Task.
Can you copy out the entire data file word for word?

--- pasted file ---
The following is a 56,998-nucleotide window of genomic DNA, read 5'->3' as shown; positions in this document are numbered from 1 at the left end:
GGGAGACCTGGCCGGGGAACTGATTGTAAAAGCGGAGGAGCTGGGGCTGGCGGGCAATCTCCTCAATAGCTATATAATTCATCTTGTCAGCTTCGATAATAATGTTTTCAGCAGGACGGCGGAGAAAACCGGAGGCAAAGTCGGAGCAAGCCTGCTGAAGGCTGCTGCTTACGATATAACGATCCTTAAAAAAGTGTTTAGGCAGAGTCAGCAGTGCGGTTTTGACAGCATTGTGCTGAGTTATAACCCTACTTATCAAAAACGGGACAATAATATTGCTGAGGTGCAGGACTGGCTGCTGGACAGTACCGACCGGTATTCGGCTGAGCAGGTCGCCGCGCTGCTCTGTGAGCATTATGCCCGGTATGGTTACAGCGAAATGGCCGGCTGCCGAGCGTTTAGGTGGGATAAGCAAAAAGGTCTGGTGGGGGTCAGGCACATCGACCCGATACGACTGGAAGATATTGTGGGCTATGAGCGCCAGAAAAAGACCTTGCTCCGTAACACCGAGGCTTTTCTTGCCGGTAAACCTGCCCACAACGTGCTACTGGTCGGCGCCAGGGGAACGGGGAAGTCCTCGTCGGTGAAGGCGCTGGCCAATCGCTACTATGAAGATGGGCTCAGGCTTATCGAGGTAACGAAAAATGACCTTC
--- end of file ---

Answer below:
The following is a 56,998-nucleotide window of genomic DNA, read 5'->3' as shown; positions in this document are numbered from 1 at the left end:
GGGAGACCTGGCCGGGGAACTGATTGTAAAAGCGGAGGAGCTGGGGCTGGCGGGCAATCTCCTCAATAGCTATATAATTCATCTTGTCAGCTTCGATAATAATGTTTTCAGCAGGACGGCGGAGAAAACCGGAGGCAAAGTCGGAGCAAGCCTGCTGAAGGCTGCTGCTTACGATATAACGATCCTTAAAAAAGTGTTTAGGCAGAGTCAGCAGTGCGGTTTTGACAGCATTGTGCTGAGTTATAACCCTACTTATCAAAAACGGGACAATAATATTGCTGAGGTGCAGGACTGGCTGCTGGACAGTACCGACCGGTATTCGGCTGAGCAGGTCGCCGCGCTGCTCTGTGAGCATTATGCCCGGTATGGTTACAGCGAAATGGCCGGCTGCCGAGCGTTTAGGTGGGATAAGCAAAAAGGTCTGGTGGGGGTCAGGCACATCGACCCGATACGACTGGAAGATATTGTGGGCTATGAGCGCCAGAAAAAGACCTTGCTCCGTAACACCGAGGCTTTTCTTGCCGGTAAACCTGCCCACAACGTGCTACTGGTCGGCGCCAGGGGAACGGGGAAGTCCTCGTCGGTGAAGGCGCTGGCCAATCGCTACTATGAAGATGGGCTCAGGCTTATCGAGGTAACGAAAAATGACCTTC